This article originally appeared on watchdog.org.
In their ignorance, voters this Tuesday will make a case for smaller government, a George Mason University law professor predicts.
Ilya Somin, author of¬†‚??Democracy and Political Ignorance: Why Smaller Government Is Smarter,‚?Ě says most voters put more time into researching the type of TV they buy than into the political candidates they choose.
Somin, a self-described libertarian, says political ignorance runs deep in the electorate.
‚??Only 36 percent know the three branches of the federal government. Just 38 percent know that Republicans control the U.S. House of Representative,‚?Ě Somin told Watchdog in an interview, citing recent surveys.
By contrast, Americans will do detailed research on the televisions and cars they buy because those purchases make a difference to them.
Oftentimes, voters have little substantive choice in elections, where incumbents enjoy a large cash advantage and use that to air unctuous messages over those carefully chosen flat screens.
‚??You realize that your vote is infinitesimally small,‚?Ě he told Watchdog.org in an interview. ‚??It‚??s actually rational to be ignorant.‚?Ě
If voters‚?? felt their votes actually mattered, they would put the same energy into researching and agitating for better government.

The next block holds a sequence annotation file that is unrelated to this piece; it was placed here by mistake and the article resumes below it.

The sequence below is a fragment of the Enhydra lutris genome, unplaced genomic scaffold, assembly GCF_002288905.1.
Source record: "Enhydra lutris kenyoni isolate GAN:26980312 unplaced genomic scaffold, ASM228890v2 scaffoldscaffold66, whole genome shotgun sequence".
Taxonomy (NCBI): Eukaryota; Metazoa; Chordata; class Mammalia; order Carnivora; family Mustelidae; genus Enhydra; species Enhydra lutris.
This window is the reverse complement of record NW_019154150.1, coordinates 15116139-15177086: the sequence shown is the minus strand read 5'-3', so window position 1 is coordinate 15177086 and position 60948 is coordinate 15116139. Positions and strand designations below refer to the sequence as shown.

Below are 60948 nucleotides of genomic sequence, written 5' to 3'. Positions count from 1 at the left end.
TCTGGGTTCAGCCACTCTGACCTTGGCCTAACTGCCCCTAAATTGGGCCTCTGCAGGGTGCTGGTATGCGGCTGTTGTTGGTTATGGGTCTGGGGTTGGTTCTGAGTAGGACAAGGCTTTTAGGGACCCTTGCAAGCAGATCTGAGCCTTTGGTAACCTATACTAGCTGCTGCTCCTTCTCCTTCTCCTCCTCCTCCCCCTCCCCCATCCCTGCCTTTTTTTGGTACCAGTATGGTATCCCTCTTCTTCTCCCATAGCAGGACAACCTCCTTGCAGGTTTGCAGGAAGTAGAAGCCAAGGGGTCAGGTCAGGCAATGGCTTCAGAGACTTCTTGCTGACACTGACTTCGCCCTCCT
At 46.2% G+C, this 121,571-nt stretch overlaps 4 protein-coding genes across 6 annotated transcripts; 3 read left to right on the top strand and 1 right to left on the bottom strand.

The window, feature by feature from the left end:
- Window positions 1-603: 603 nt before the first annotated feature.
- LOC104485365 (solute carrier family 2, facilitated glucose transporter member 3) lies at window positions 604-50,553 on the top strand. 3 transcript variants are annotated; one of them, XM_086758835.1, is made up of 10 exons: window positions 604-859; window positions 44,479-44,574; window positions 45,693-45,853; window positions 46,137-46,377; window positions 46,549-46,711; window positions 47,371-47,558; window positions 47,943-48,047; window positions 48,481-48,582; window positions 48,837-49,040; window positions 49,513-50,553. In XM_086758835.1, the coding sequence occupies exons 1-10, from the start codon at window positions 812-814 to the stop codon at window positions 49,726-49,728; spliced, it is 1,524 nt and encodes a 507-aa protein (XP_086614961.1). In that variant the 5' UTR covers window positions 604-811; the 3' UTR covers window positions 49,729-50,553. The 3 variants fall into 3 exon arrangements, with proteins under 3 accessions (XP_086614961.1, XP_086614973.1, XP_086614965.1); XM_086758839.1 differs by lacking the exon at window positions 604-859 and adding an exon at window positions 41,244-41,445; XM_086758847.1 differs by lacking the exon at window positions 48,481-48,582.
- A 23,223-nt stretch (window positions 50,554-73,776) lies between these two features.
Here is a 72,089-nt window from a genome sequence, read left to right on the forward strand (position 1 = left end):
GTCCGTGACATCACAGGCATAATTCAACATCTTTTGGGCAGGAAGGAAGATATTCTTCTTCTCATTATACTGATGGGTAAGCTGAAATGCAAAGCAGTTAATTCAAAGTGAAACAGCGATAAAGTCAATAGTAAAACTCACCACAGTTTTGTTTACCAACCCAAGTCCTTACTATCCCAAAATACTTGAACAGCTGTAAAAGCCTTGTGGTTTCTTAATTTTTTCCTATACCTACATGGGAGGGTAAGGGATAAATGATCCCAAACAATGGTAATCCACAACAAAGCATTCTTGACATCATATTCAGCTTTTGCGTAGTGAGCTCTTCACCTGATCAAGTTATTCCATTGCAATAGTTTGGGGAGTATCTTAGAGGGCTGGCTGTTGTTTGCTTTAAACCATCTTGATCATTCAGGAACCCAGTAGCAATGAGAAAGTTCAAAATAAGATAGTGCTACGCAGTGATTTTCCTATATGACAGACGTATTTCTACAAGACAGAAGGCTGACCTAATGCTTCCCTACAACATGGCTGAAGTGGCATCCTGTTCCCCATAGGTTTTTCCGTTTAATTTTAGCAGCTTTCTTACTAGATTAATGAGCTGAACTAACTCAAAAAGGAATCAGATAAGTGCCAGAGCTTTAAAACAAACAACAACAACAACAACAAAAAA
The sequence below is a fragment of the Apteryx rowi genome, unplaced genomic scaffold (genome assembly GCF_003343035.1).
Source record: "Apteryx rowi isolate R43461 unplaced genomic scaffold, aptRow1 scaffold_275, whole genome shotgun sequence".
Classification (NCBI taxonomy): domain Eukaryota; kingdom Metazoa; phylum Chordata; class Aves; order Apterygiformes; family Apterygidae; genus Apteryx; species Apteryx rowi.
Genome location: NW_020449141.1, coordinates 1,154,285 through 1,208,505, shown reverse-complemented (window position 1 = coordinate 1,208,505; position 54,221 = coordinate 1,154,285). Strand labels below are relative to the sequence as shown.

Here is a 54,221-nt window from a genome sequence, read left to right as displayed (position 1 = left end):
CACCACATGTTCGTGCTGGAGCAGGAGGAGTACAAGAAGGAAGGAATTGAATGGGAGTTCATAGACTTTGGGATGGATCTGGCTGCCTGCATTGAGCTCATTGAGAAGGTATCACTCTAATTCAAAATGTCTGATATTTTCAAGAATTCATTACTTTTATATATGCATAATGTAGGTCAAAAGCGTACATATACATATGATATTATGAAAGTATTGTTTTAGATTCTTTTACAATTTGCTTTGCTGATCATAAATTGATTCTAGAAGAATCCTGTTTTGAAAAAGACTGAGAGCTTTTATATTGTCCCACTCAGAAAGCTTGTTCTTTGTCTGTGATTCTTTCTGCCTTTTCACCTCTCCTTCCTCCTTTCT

‚??If the electorate were more knowledgeable we‚??d have different candidates and different platforms,‚?Ě he said.
Somin‚??s solution? Vote with your feet. If voters feel overtaxed and underappreciated, move to a city or state that is less hostile.
Evidence for the effectiveness of ¬†Somin‚??s solution is scant. The¬†Free State Project, a¬†Libertarian¬†en masse¬†movement to New Hampshire in an effort to control the levers of political power there, has so far made only minor inroads in the Granite State.
Somin argues that size matters.
‚??Many European countries are smaller than some of our states. Yet Switzerland, for instance, has better health care. They have better retirement programs,‚?Ě he said. ‚??We should learn from that and devolve issues from the federal government.‚?Ě
However, Somin admits, ‚??It‚??s not likely that knowledge will increase‚?Ě across a political landscape increasingly dominated by a powerful central government.
The problem is abetted by both major political parties.
Republicans and Democrats, using political gerrymandering and shoveling public funds back to special interests, push an elitist brand of crony capitalism that effectively shrinks the middle class.
Consumer crusader Ralph Nader says the nation‚??s political duopoly is too entrenched, with too little difference between the established parties.
‚??You don‚??t pick the candidates; they pick you,‚?Ě he says.
Somin says rather than empowering self-serving middlemen in Washington, D.C., voters would be better served by smaller government and more private enterprise.
‚??Many things are handled better by private sector: education and health care to name just two,‚?Ě he said.
‚??At least decentralize more decision making to the state or local level. And if a state becomes dysfunctional, people can move away,‚?Ě Somin said. ‚??The response to harmful federal policies is to leave country entirely. That‚??s costly and less probable.‚?Ě
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